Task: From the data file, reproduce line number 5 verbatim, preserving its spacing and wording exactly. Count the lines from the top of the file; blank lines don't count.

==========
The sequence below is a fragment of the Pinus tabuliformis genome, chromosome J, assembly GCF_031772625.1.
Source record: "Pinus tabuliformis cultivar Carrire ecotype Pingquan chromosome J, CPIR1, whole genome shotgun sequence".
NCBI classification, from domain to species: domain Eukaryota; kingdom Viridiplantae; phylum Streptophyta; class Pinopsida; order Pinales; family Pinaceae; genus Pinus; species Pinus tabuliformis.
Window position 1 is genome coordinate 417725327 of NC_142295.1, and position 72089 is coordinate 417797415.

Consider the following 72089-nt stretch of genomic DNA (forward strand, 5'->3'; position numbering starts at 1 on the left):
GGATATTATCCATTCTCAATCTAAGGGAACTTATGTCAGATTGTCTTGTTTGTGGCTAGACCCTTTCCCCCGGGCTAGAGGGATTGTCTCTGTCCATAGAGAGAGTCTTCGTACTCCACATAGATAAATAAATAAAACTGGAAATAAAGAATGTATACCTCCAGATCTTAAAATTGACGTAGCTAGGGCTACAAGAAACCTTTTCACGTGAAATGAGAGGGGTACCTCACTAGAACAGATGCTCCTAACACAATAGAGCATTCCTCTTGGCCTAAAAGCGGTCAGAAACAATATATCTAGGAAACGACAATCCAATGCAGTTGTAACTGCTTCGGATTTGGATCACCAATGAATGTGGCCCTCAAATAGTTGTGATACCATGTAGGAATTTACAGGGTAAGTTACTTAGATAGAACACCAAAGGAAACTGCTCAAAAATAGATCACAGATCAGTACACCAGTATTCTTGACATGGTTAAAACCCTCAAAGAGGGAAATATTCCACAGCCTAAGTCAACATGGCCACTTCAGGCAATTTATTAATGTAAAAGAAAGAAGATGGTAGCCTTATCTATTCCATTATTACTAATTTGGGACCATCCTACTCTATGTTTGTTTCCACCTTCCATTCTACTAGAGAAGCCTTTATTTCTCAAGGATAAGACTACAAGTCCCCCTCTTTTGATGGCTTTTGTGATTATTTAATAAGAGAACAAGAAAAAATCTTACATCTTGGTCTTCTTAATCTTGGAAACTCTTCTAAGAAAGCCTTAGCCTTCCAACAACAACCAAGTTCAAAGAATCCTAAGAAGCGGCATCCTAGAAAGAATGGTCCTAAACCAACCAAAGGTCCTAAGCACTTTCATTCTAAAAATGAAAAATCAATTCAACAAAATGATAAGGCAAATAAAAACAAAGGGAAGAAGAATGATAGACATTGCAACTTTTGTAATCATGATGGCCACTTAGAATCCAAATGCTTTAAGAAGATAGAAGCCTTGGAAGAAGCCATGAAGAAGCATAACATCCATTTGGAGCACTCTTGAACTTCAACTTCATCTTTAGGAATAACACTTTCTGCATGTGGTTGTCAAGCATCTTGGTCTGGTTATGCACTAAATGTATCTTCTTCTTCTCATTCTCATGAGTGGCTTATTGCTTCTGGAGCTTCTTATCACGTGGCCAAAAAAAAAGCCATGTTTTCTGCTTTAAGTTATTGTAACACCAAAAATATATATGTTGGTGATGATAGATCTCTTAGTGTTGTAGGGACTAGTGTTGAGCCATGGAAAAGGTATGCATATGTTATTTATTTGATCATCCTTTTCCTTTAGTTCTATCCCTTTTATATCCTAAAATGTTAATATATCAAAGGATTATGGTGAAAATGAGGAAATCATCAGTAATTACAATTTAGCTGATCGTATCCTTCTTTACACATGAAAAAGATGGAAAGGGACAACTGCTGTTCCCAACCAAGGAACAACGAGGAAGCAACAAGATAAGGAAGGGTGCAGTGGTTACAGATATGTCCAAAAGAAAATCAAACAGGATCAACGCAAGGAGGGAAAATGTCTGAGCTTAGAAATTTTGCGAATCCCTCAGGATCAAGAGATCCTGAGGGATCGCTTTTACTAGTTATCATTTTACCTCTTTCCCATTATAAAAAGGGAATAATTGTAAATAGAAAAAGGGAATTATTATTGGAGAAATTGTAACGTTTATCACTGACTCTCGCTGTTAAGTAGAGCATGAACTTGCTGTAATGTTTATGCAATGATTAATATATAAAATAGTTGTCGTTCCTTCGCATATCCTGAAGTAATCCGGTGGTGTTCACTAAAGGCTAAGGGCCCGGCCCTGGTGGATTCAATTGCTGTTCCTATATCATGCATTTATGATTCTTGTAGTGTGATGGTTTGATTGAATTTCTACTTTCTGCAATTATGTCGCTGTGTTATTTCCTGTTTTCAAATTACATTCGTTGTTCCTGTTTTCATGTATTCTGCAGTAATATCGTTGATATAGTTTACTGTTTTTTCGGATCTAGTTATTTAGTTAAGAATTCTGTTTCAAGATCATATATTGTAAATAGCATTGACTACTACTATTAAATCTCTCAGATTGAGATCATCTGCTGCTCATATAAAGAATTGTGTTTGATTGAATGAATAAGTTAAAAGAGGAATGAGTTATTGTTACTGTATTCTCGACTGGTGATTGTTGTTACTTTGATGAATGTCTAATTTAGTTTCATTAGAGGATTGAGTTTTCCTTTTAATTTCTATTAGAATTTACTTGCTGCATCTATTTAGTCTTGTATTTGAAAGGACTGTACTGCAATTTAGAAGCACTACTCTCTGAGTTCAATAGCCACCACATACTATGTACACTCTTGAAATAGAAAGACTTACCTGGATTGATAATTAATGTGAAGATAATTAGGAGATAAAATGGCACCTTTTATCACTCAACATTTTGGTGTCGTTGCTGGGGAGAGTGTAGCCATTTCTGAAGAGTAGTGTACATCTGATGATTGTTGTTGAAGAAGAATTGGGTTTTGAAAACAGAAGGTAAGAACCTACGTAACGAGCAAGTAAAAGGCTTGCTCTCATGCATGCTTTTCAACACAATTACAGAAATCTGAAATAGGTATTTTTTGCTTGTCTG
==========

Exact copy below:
Consider the following 72089-nt stretch of genomic DNA (forward strand, 5'->3'; position numbering starts at 1 on the left):